I recently had the pleasure of meeting and shooting with the lovely Mrs. Lora Grady, one of Seattle’s finest wedding photographers. Originally from California, Lora fell in love with the unique contrast of light and dark of the Pacific Northwest, and has been using it to capture beautiful moments ever since. Her images are romantic, whimsical, and full of light. Her photos (raw talent and creative genius aside) somehow manage to capture the true essence of their subject in a manner that is both modern and timeless. Lora is primarily a traveling wedding photographer (engagement, bridal, wedding) but ventures in maternity, family, and lifestyle photography as well.
Floating and harmonizing elegantly in a realm of classic to contemporary folk and bluegrass, Bellingham “dream folk” band, The Sky Colony creates a sound uniquely their own. Their debut album, In A Dream, answers the age old question, “What is so magical about life in the Pacific Northwest?” Climbing a tree to its highest branch just to see what you can see. Napping amongst the wildflowers that paint the hillsides.Dancing weightlessly from cloud to cloud, feeling the warmth of the fleeting summer sun. Standing on the highest mountain peak, absorbing the vastness of this beautiful place we call home, feeling infinitely insignificant and omnipotent at the same time. Dunking in a glacial stream, and flowing with it all the way to the ocean, where life is created, and the cycle renews. Slowing down, and knowing you’re living life as it was meant to be.
Some people just can’t handle the power of a really great hat. My ex-boyfriend was one of those people. You see, when I met him three years prior, I didn’t wear hats, ever. Then something glorious happened. Hats came back. It started with a black wool floppy hat. Then a brown bowler from Goorin Bros., a wide brimmed black fedora with Guatemalan trim from Forever21, and finally, my baby, the culprit, a men’s brown Country Gentleman acubra. This hat is everything. It makes me feel confident, stylish, powerful, basically just super cool. It’s a staple in my current wardrobe, from ice cave adventures to dance floors, people love it. I guess there’s something enticing about the mysterious woman underneath the large Gentleman’s hat.
If these two studly Northwest hip hop moguls have not yet had the pleasure of gracing your ears, or your eyes (*wink*), you must’ve been living under a rock for the last year because these guys are on fire. And it’s brilliant. Ben Haggerty is Macklemore, specializing in rapping and being awesome, growing up right here in Seattle’s “proudest” neighborhood, Capitol Hill. Ryan Lewis is…Ryan Lewis, producer extraordinaire, hailing from the less proud, Spokane, WA. And together they are the greatest thing to come out of the Northwest, and to the hip hop industry, in a long time. With the release of their newest album, The Heist, came a lot of much deserved love. The album skyrocketed to number one on iTunes within hours of its release. Their most popular song, Thrift Shop claimed the Top Song title on iTunes, and topped the Billboard Hot 100 for weeks on end. The song also reached number one around the world in the United Kingdom, Republic of Ireland, Canada, France, Denmark, Netherlands, Australia, and New Zealand. For the last year, these guys have rocked sold out shows worldwide, and had a hell of a time doing it.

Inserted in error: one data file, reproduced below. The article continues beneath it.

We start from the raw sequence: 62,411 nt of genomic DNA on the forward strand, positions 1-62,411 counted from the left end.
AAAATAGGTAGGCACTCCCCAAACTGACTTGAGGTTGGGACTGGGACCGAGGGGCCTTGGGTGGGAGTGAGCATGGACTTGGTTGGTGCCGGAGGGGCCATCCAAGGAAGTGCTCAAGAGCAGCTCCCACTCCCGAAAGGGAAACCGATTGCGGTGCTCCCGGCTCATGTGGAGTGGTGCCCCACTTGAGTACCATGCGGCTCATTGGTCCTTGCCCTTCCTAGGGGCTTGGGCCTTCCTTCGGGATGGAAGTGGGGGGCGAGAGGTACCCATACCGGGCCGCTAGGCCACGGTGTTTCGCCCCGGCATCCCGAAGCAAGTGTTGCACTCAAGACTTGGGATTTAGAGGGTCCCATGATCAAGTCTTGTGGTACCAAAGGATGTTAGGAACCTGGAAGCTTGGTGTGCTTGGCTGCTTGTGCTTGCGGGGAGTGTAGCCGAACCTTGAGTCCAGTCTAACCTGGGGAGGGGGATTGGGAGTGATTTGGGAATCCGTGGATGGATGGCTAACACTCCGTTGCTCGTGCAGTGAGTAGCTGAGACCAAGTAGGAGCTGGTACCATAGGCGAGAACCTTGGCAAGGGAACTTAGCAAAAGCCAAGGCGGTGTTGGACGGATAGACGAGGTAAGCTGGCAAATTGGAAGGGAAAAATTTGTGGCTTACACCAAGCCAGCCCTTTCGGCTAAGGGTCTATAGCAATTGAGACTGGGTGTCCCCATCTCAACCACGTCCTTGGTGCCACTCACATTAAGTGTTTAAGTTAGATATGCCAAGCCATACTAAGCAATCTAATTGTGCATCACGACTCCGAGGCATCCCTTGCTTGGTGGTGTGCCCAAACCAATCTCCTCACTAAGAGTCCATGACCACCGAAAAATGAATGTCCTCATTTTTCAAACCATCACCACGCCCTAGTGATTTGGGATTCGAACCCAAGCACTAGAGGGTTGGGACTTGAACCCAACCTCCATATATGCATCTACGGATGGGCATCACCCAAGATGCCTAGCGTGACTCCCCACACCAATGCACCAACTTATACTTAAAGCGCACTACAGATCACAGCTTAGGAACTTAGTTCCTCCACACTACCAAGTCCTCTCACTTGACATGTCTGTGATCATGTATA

In light of recent news of Congress’ rejection of Obama’s proposed gun regulations, I’ve become frustrated, angry, and…flabbergasted to be quite honest. 90% of Americans are in favor of heightened background checks on gun sales. Who do your Congressmen think they are? Who are they representing? Who are they protecting? I say “your” here because, being from Washington state, our representatives are, how do I say, awesome?
My previous (and first!) article detailed the demolition of my childhood home, letting go of the past, and making room for the future. Well, this “out with the old, in with the new” philosophy has manifested itself in my career as well.
I was recently laid off for lack of work. It had nothing to do with my performance, there was simply not enough new business coming in for me to have a full-time position. I was devastated. I had finally managed to land my first full-time job, now this. And as a recent college graduate with little professional experience, the offers were hardly pouring in. I cried for days. Not knowing if I’d even be able to make next month’s rent. Feeling panicked. Helpless. Worthless. But its not getting laid off that would have killed me. It’s this mindset. It’s poisonous, and I needed a new one quick if I was going to survive this.
Saying goodbye is hard. Letting go is harder. But making room for the new is essential to a progressive future. This lesson has manifested itself in my life in many forms lately, once in the demolition of my childhood home.